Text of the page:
US Senator Criticizes WHO for Supporting Beijing’s COVID-19 Propaganda

US Senator Criticizes WHO for Supporting Beijing’s COVID-19 Propaganda
Sen. Rick Scott (R-Fla.) speaks to the media before the weekly Senate Republican lunch on Capitol Hill in Washington, on Nov. 10, 2020. (Saul Loeb/AFP via Getty Images)
Frank Fang

Sen. Rick Scott (R-Fla.) criticized the World Health Organization (WHO) on Jan. 31 after the health body’s investigators visited a Chinese propaganda exhibition on Jan. 30.

The WHO team is currently in the city of Wuhan, the epicenter of the CCP (Chinese Communist Party) virus outbreak last year, investigating the origins of the pandemic. The CCP virus is responsible for causing the disease COVID-19.
Investigators began work on Jan. 28 after completing their mandatory quarantine. Since then, the team has visited areas including two local hospitals, a seafood market, and the exhibition.

The cavernous exhibition, which opened in October 2020, according to China’s state-run media, displays the CCP’s propaganda about its early responses to the pandemic. The content and narratives displayed all praise the CCP’s leadership in controlling the spread of the virus.

Evidence points to the virus as having originated from Wuhan before spreading to countries and regions around the world.
“Unbelievable. The @WHO continues to give oxygen to CCP propaganda and COVID lies. Biden’s Admin should rethink rejoining the WHO without significant reform and reassurances they will stop parroting General Secretary Xi,” Scott wrote on Twitter.
The CCP’s initial coverup of the virus outbreak has been well-documented. The regime silenced eight doctors, among them ophthalmologist Li Wenliang, after they tried to warn the public of a new form of pneumonia spreading in Wuhan in late 2019.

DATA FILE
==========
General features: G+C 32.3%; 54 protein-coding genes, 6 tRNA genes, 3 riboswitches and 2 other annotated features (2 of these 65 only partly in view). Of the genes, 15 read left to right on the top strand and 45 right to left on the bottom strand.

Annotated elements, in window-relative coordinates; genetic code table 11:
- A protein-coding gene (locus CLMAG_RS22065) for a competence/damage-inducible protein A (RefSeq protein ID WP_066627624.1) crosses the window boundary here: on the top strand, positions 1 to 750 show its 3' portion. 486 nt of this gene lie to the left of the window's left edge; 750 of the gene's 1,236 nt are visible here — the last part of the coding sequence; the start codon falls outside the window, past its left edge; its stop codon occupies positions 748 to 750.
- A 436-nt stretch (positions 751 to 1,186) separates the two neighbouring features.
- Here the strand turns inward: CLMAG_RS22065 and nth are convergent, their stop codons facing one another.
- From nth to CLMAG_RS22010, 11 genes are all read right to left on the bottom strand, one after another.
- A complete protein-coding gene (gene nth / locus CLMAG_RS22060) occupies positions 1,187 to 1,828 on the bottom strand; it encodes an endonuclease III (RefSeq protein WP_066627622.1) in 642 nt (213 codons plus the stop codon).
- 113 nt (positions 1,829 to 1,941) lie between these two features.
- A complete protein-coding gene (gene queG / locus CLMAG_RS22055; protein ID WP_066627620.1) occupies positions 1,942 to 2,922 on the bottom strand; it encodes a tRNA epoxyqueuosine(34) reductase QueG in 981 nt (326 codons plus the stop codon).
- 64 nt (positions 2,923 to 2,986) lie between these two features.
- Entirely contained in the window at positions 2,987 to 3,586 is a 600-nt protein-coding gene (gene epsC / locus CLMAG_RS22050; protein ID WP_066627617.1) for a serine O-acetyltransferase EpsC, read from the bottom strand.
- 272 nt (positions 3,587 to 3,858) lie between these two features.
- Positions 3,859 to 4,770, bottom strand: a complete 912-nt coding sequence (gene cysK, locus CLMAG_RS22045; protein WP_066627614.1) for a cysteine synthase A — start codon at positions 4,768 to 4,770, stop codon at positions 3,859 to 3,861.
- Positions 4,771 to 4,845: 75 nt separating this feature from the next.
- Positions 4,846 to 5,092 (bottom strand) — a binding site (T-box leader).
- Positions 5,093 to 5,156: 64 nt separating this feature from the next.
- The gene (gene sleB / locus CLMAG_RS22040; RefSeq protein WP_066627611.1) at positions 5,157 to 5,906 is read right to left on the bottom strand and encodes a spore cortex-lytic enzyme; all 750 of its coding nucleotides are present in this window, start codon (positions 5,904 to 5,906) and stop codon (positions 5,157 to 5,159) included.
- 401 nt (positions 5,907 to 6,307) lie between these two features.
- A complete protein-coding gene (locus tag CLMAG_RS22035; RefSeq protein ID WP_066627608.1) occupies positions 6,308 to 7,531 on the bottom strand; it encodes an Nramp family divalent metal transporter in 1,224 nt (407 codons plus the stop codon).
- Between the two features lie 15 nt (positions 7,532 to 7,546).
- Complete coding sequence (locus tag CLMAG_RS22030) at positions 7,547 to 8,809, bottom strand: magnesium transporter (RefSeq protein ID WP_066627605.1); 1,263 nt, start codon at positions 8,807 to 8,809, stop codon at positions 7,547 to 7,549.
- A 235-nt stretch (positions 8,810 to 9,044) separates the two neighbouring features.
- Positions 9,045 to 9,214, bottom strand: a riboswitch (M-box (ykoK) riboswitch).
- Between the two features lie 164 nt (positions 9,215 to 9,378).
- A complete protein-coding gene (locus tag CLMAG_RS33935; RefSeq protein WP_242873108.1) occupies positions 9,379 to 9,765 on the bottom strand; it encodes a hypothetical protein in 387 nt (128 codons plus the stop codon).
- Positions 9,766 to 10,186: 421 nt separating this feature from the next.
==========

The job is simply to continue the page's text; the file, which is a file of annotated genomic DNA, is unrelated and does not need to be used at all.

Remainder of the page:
The WHO initially parroted Beijing’s claim that the virus wasn't contagious, dismissing an email warning from Taiwan.
Former U.S. President Donald Trump announced that he was pulling the United States out of the WHO on May 29, 2020, saying that the WHO had refused to act on reforms recommended by the United States, including proving its independence from the CCP.
Trump’s decision was overturned on Jan. 20, when President Joe Biden signed an executive order halting the United States’ withdrawal from the United Nations body.

There are already signs that the Chinese regime is using the visit by WHO experts to promote its coronavirus narrative.

On Jan. 29, in a daily briefing, China’s foreign ministry spokesperson Zhao Lijian denied that the WHO experts in China were there to conduct an investigation.

“I'd like to stress that the exchanges and cooperation on origin-tracing between WHO experts and Chinese professionals are part of a global study, not an investigation,” Zhao said.

On Jan. 31, China’s state-run mouthpiece the Global Times posted to Twitter its report on WHO experts visiting the Huanan Seafood Market. It made an unsubstantiated claim that the initial outbreak in Wuhan might have “originated from imported frozen food.”
In response to such claims from the CCP in June 2020, the WHO stated in August 2020 that there is no evidence people can catch COVID-19 from food or food packaging.
China has also tried to pin the blame for the pandemic on countries including the United States, Italy, and India. For example, in March 2020, Zhao accused the U.S. Army of bringing the virus to Wuhan.
Before their investigation began, WHO investigators were warned that they must be able to counter China’s disinformation efforts, according to a Jan. 28 article published on The Strategist, a commentary and analysis website run by the Australian Strategic Policy Institute (ASPI) think tank.

“The WHO investigation team, and the international community more broadly, must be willing to counter any narrative that obscures the origins of COVID-19,” the article states.

The article was written by Yan Bennett, assistant director of the Paul and Marcia Wythes Center on Contemporary China at Princeton University; and John Garrick, a university fellow in law at Australia’s Charles Darwin University.

“The WHO research team faces serious challenges in seeking ‘truth from facts’ because the Chinese Communist Party under Xi Jinping’s leadership forcefully guards official narratives against critical commentary, especially when it comes from the international community,” the authors states.

Frank Fang is a Taiwan-based journalist. He covers U.S., China, and Taiwan news. He holds a master's degree in materials science from Tsinghua University in Taiwan.